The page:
Over the years, I’ve met so many incredible people and heard heartfelt and amazing stories from folks all around the world about how one little poem touched them so deeply. The Dash poem has literally inspired millions. It has changed lives, but none more than my own...
This online video was posted before YouTube, TikTok, Instagram, and Twitter were the norm. It received more than 50 million visitors shortly after it was posted and was quickly made into a DVD to accompany The Dash gift book in 2005. This is the movie that started it all!
While it still amazes me, a simple poem I wrote one afternoon forever changed my life. It all began when I sent a copy of this poem to a syndicated radio show in Atlanta. Soon after receiving it, the host of this popular show read it on the air. Little did I know how much my life would change from that day forward. Titled The Dash, these thirty-six lines have touched millions of lives and have taken on a life of their own by traveling all over the world. I call it uncomplicated poetry in a complicated world. Today, I share my inspirations from my website, LindaEllis.life. People are always asking me what, in particular, inspired me to write this poem. I believe it was a combination of things in my life at the time. It was during a period when I was working for the top executives of a very large and successful corporation. It was a strict company with a tense working environment. I began to watch how the priorities in many lives there had become misaligned. It seemed to me that the bosses were worrying far too much about things that were inconsequential in the scope of life.
Also, resonating in the back of my mind were the words from a letter that had been previously routed around the office. It had been written by the wife of an employee who was aware that she was dying. I was so moved by that letter that I saved a copy of it and continue to live by her words:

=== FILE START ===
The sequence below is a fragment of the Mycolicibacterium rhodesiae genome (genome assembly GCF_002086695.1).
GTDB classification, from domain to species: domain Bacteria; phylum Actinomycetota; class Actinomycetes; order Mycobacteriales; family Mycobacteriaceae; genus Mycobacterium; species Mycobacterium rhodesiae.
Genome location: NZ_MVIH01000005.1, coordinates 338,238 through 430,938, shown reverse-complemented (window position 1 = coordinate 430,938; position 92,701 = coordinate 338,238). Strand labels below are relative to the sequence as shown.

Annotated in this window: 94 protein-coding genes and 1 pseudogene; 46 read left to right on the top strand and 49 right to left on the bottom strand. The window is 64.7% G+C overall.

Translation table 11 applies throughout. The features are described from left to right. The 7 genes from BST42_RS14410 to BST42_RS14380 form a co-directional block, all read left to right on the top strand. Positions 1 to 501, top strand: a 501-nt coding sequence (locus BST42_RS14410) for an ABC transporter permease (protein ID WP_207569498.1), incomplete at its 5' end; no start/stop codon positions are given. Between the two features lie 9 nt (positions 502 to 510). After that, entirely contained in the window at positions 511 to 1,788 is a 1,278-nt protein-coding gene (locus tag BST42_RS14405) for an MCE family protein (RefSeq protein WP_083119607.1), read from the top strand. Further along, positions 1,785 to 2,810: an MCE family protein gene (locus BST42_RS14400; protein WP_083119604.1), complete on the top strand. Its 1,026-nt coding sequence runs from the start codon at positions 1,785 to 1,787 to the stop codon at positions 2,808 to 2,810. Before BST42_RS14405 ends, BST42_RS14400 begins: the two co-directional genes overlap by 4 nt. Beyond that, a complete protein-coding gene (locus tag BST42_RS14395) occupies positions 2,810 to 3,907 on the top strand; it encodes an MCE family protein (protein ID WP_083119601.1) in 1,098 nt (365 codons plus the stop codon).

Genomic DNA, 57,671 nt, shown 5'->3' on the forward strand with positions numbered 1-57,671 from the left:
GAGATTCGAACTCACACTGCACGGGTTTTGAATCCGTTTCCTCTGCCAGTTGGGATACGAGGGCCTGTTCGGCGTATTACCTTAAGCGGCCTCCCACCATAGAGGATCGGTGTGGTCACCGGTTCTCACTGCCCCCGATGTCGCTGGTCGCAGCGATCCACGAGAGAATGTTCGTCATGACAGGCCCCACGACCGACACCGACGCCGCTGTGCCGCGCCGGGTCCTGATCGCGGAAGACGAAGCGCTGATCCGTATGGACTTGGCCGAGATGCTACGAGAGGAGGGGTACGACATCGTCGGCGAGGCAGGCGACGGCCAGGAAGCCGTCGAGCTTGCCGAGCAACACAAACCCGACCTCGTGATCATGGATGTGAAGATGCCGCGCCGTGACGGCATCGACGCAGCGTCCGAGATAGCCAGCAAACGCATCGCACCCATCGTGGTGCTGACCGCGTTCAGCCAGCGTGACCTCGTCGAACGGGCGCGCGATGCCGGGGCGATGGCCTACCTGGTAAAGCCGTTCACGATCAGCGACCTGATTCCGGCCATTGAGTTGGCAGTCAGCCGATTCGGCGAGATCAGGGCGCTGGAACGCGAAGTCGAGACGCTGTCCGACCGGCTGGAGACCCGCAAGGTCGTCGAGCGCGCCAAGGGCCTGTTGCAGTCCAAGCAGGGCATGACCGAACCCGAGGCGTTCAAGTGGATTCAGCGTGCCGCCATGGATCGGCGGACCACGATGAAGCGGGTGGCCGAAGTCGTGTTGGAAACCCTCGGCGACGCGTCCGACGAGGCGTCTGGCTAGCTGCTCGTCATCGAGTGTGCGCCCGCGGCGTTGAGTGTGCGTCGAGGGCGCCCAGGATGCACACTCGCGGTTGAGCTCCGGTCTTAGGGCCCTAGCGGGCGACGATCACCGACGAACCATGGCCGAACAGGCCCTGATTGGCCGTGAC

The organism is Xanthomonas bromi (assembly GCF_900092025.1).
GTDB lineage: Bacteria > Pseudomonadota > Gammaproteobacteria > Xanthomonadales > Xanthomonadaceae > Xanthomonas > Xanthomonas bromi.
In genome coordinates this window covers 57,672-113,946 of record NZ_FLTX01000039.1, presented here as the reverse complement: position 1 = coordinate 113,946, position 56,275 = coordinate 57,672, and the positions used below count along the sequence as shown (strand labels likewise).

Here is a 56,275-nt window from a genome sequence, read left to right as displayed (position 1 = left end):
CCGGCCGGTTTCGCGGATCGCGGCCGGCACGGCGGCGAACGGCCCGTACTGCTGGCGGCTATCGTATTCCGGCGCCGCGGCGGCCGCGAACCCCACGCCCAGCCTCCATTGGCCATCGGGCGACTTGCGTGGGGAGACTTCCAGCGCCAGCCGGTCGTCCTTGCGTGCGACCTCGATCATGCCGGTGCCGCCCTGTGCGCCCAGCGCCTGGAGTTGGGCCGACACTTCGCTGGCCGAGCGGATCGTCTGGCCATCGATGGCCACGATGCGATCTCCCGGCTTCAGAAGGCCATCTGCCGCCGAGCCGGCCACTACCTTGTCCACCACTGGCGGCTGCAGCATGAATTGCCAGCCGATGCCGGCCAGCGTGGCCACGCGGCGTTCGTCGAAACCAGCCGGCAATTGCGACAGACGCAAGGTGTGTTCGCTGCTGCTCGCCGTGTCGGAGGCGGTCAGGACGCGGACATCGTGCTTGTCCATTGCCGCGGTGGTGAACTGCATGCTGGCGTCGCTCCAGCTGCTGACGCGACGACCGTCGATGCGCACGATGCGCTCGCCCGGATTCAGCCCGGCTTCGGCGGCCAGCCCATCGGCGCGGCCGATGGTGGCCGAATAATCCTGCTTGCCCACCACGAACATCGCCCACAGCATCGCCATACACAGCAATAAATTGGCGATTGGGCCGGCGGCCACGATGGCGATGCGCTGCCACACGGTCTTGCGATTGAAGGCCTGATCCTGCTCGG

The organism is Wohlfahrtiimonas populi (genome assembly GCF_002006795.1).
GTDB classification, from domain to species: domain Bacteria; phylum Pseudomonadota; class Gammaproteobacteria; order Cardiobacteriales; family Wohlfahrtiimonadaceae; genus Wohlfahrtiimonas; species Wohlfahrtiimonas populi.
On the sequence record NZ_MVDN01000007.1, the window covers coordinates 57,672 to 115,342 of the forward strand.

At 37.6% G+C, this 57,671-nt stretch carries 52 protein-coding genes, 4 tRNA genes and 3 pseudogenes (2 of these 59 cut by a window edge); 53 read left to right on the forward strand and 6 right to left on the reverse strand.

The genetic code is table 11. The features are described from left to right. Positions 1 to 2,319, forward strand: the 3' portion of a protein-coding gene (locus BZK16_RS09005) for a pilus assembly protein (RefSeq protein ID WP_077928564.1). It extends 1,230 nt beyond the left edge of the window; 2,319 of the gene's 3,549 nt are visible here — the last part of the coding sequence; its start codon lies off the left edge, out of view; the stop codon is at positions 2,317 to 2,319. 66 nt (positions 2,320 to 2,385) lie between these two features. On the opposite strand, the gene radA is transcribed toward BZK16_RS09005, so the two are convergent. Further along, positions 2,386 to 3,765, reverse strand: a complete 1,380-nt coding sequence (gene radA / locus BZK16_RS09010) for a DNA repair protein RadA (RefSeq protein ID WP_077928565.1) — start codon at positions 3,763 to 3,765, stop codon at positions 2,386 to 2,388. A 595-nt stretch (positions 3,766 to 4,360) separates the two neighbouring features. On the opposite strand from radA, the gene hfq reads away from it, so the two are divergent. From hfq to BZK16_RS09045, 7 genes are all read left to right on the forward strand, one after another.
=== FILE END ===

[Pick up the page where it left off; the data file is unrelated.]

Regrets? I have a few. Too much worrying. I worried about finding the right husband and having children, being on time, being late, and so on. It didn’t matter. It all works out, and it would have worked out without the worries and the tears. If I would have only known then what I know now. But I did, and so do you. We’re all going to die. Stop worrying and start loving and living. Her words stuck with me. Her letter made me stop and think. This is it. This is all we get.
I remember where I was when I first truly realized the significance of the piece that I had written. I was on a business trip in Minnesota, alone in a hotel room. I received an emotional email thanking me for sharing the message of The Dash from a student who had recently heard it as part of a memorial gathering for the Columbine High School students. I sat on the bed and cried.
Several years later, I found myself engulfed in the thoughts and feelings created by my own words as I listened to them read aloud for what seemed like the very first time at the funeral of my father...my best friend. I write this exactly one year from that day, and never have the words of the poem meant more to me.
From being performed in an elementary school play somewhere in the heartland of America to being shared aloud with the President of the United States and distinguished guests, from being printed in bestselling novels to high school yearbooks, The Dash has truly affected millions. I may not be able to change the world with these words, but I have certainly been able to influence a portion of it! The poem’s words have convinced fathers to spend more time at home and have reunited long-lost loved ones. The words have changed attitudes and changed the direction of lives. They have, in their own way, made a difference. I know writing The Dash has changed my life. I hope reading it ,in some way, may change yours.
Live Your Dash